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1905 Stanford Merthyr Mine

Case Study

On Sunday 29 October 1905 there was a fire and subsequent explosions at Stanford Merthyr mine, near Kurri Kurri NSW, killing six workers and injuring nine others.

Stanford Merthyr mine was an underground coal mine employing close to 400 workers. At the time of the incident it was producing approximately 600,000 tonnes of coal per annum using the bord and pillar method of extraction and had three tunnels. The main tunnel was used for hauling coal and air intake; the travelling tunnel was used by workers and also as an air intake and the fan tunnel drew the air out of the mine.

At 2am on Sunday morning an engine driver on shift on the surface discovered flames bursting from one of the tunnels and dense volumes of smoke from another. There were no workers underground at the time and he raised the alarm to locate and seal off the fire. The flames were found to be 45 metres down the main tunnel and had reached a height of 30 metres. At 11.30am as the sealing of the main tunnel was thought to be controlling the fire, there was a major explosion killing company director, Mr Henry J Adams as he stood near the tunnel mouth along with five other workers. The explosion was heard as far away as East and West Maitland. A second explosion occurred later in the afternoon with no injuries sustained.

The Inquest

An inquest was held and the jury found that the explosion was caused by gas generated from fire in the mine coming into contact with a flame, but the evidence was not sufficient to show the origin of the fire. It was considered that management took every reasonable precaution for the safety of the workers under the existing conditions. Certain risk factors were identified such as the practice of smoking and carrying matches underground, and that open flame lamps could be an ignition source in areas where pockets of gas had been observed.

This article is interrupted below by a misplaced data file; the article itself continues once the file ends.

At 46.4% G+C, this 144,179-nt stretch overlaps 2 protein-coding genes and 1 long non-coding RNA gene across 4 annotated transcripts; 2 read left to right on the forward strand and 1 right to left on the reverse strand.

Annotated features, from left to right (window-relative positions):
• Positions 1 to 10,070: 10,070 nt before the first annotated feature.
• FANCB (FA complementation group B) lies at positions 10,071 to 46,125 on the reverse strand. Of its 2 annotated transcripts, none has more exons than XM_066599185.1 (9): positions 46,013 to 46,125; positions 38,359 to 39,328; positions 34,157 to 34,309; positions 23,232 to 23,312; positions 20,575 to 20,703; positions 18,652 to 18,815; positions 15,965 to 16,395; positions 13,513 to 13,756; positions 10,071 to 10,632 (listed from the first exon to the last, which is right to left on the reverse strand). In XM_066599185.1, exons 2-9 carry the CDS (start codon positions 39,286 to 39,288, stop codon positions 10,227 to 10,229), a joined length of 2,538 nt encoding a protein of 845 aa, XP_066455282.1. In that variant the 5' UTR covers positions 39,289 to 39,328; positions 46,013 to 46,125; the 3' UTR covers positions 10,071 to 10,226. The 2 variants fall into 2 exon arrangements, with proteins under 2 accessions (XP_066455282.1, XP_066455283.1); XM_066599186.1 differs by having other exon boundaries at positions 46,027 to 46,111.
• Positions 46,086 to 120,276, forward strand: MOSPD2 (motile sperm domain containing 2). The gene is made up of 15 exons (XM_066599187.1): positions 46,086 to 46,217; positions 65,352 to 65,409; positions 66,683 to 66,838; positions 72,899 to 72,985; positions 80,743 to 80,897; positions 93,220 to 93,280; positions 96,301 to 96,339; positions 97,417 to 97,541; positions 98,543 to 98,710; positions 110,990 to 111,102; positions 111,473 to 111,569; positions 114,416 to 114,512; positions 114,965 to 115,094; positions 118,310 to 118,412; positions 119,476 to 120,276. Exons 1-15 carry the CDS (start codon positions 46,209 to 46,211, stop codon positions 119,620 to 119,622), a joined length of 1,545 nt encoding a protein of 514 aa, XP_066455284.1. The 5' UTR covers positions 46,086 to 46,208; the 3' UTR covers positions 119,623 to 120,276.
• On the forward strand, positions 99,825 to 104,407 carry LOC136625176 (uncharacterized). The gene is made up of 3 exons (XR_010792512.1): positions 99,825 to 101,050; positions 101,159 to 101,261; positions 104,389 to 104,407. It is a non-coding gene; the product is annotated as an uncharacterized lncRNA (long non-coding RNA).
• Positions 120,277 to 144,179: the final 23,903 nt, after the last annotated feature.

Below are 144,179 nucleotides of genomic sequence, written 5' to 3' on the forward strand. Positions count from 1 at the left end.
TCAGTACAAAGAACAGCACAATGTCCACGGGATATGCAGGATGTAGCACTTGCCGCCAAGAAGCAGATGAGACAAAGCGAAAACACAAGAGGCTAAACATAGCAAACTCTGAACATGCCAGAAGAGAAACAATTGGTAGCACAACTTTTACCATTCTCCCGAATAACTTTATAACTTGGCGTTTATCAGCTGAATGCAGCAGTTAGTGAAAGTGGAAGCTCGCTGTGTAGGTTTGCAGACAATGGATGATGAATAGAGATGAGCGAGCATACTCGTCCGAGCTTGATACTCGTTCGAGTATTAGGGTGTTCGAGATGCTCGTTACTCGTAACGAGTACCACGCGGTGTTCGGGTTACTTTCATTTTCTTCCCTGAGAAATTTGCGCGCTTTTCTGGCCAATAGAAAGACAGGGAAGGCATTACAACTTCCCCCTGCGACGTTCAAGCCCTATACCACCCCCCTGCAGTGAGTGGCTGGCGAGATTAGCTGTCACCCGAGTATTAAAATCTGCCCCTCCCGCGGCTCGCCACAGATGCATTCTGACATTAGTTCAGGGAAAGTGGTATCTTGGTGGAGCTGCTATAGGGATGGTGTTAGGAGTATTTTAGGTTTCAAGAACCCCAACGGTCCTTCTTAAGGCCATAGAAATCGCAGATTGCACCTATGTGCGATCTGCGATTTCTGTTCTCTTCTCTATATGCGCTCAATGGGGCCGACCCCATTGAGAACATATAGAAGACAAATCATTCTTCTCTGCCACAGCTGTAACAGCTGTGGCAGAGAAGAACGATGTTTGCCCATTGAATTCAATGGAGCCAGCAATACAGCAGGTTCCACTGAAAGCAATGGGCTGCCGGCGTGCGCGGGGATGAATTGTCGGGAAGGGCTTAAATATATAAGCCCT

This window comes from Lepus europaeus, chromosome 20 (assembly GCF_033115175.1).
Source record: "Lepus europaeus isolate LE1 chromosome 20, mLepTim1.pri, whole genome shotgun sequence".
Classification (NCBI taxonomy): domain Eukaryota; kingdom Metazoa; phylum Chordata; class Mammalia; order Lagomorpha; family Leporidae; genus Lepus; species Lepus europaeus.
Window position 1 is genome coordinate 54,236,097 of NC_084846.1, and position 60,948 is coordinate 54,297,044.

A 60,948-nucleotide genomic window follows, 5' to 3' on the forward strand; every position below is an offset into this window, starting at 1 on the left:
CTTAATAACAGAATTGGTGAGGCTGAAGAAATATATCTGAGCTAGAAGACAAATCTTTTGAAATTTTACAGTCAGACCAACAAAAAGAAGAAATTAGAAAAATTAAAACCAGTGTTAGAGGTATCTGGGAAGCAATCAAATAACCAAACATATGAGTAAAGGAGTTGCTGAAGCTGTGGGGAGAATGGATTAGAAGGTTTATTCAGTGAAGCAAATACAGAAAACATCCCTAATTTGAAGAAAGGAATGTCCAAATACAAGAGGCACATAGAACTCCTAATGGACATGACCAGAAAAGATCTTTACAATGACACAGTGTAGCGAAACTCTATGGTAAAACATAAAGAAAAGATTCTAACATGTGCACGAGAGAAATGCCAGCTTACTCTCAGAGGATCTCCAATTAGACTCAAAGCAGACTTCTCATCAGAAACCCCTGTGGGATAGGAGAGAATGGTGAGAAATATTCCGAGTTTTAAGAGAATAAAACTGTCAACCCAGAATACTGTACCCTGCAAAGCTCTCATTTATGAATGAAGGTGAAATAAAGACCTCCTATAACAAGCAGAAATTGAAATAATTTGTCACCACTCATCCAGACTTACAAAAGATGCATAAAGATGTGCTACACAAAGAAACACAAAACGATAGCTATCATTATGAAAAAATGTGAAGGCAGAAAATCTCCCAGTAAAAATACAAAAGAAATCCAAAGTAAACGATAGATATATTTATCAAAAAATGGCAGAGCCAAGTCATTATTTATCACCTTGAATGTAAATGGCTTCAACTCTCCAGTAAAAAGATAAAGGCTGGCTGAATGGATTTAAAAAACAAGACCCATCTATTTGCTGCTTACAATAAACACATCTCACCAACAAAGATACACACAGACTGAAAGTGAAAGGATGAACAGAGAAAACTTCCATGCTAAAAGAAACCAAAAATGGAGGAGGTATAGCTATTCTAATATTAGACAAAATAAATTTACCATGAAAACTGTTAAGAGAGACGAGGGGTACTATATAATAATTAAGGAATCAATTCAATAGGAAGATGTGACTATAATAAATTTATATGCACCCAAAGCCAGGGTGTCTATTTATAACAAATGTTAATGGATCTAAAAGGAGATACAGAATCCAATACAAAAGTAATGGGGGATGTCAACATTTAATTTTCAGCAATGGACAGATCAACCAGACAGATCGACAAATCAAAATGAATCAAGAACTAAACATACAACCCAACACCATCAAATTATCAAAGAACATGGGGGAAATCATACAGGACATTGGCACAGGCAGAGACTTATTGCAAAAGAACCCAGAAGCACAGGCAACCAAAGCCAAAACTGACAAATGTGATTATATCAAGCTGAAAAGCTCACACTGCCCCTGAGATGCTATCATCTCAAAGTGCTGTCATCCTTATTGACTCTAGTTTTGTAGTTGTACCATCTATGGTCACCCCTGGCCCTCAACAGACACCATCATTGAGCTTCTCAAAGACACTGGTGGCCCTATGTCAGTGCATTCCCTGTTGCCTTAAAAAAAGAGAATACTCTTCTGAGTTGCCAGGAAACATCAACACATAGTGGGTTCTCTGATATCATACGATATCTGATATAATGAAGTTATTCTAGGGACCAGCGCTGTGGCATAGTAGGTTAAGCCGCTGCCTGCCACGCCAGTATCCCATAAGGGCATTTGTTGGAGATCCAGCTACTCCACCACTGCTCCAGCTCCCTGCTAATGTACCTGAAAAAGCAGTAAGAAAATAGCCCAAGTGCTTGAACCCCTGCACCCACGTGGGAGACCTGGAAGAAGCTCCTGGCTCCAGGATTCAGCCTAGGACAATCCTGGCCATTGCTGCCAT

This incident claimed the lives of 6 people: Henry J Adams (70), John Evans (38), George Fewins (34), James Greener (48), David Jones (50), John W Jones (43).

Fire or explosion is a principal hazard and methane levels must be controlled and monitored

Mine and petroleum site operators must prepare a principal hazard management plan which provides for the management of all aspects of risk control in relation to the principal hazards of fire or explosion (refer clause 24, Work Health and Safety (Mines and Petroleum Sites) Regulation 2014-the Regulation). Clause 72 of the Regulation sets out requirements for controlling and monitoring methane levels at underground coal mines.